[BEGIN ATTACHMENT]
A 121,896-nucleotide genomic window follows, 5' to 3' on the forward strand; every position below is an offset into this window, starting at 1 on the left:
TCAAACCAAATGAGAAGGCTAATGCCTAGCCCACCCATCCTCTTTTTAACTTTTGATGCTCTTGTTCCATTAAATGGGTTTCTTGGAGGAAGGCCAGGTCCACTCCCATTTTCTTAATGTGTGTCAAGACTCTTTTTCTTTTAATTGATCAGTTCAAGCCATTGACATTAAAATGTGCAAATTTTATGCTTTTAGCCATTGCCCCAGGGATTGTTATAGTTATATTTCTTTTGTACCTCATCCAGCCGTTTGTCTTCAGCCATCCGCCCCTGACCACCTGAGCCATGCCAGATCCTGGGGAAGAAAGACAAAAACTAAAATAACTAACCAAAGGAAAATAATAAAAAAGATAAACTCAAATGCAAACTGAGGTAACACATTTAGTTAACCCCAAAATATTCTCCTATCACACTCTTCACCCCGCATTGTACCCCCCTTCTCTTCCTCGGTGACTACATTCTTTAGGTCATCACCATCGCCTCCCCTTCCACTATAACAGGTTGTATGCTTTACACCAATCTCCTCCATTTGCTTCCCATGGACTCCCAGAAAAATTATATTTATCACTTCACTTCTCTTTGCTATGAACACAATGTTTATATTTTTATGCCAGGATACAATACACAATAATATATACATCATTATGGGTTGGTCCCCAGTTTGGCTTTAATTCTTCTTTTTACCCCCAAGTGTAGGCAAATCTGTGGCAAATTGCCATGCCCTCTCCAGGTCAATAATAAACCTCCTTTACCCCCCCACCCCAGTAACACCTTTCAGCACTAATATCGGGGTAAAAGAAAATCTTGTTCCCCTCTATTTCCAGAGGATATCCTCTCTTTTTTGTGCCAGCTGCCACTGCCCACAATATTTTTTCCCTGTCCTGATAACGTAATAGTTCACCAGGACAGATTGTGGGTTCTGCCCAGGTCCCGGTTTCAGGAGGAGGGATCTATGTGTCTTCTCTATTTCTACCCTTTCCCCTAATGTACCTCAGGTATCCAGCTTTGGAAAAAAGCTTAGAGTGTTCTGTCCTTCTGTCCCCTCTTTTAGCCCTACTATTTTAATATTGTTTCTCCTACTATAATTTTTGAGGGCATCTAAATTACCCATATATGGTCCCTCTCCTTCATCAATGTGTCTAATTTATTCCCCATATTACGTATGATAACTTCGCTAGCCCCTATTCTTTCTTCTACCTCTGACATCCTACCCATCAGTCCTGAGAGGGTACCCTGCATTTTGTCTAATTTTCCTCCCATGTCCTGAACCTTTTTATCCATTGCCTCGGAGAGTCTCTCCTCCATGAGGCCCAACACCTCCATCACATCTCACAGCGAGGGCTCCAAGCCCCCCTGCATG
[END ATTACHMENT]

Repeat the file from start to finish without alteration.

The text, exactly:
A 121,896-nucleotide genomic window follows, 5' to 3' on the forward strand; every position below is an offset into this window, starting at 1 on the left:
TCAAACCAAATGAGAAGGCTAATGCCTAGCCCACCCATCCTCTTTTTAACTTTTGATGCTCTTGTTCCATTAAATGGGTTTCTTGGAGGAAGGCCAGGTCCACTCCCATTTTCTTAATGTGTGTCAAGACTCTTTTTCTTTTAATTGATCAGTTCAAGCCATTGACATTAAAATGTGCAAATTTTATGCTTTTAGCCATTGCCCCAGGGATTGTTATAGTTATATTTCTTTTGTACCTCATCCAGCCGTTTGTCTTCAGCCATCCGCCCCTGACCACCTGAGCCATGCCAGATCCTGGGGAAGAAAGACAAAAACTAAAATAACTAACCAAAGGAAAATAATAAAAAAGATAAACTCAAATGCAAACTGAGGTAACACATTTAGTTAACCCCAAAATATTCTCCTATCACACTCTTCACCCCGCATTGTACCCCCCTTCTCTTCCTCGGTGACTACATTCTTTAGGTCATCACCATCGCCTCCCCTTCCACTATAACAGGTTGTATGCTTTACACCAATCTCCTCCATTTGCTTCCCATGGACTCCCAGAAAAATTATATTTATCACTTCACTTCTCTTTGCTATGAACACAATGTTTATATTTTTATGCCAGGATACAATACACAATAATATATACATCATTATGGGTTGGTCCCCAGTTTGGCTTTAATTCTTCTTTTTACCCCCAAGTGTAGGCAAATCTGTGGCAAATTGCCATGCCCTCTCCAGGTCAATAATAAACCTCCTTTACCCCCCCACCCCAGTAACACCTTTCAGCACTAATATCGGGGTAAAAGAAAATCTTGTTCCCCTCTATTTCCAGAGGATATCCTCTCTTTTTTGTGCCAGCTGCCACTGCCCACAATATTTTTTCCCTGTCCTGATAACGTAATAGTTCACCAGGACAGATTGTGGGTTCTGCCCAGGTCCCGGTTTCAGGAGGAGGGATCTATGTGTCTTCTCTATTTCTACCCTTTCCCCTAATGTACCTCAGGTATCCAGCTTTGGAAAAAAGCTTAGAGTGTTCTGTCCTTCTGTCCCCTCTTTTAGCCCTACTATTTTAATATTGTTTCTCCTACTATAATTTTTGAGGGCATCTAAATTACCCATATATGGTCCCTCTCCTTCATCAATGTGTCTAATTTATTCCCCATATTACGTATGATAACTTCGCTAGCCCCTATTCTTTCTTCTACCTCTGACATCCTACCCATCAGTCCTGAGAGGGTACCCTGCATTTTGTCTAATTTTCCTCCCATGTCCTGAACCTTTTTATCCATTGCCTCGGAGAGTCTCTCCTCCATGAGGCCCAACACCTCCATCACATCTCACAGCGAGGGCTCCAAGCCCCCCTGCATG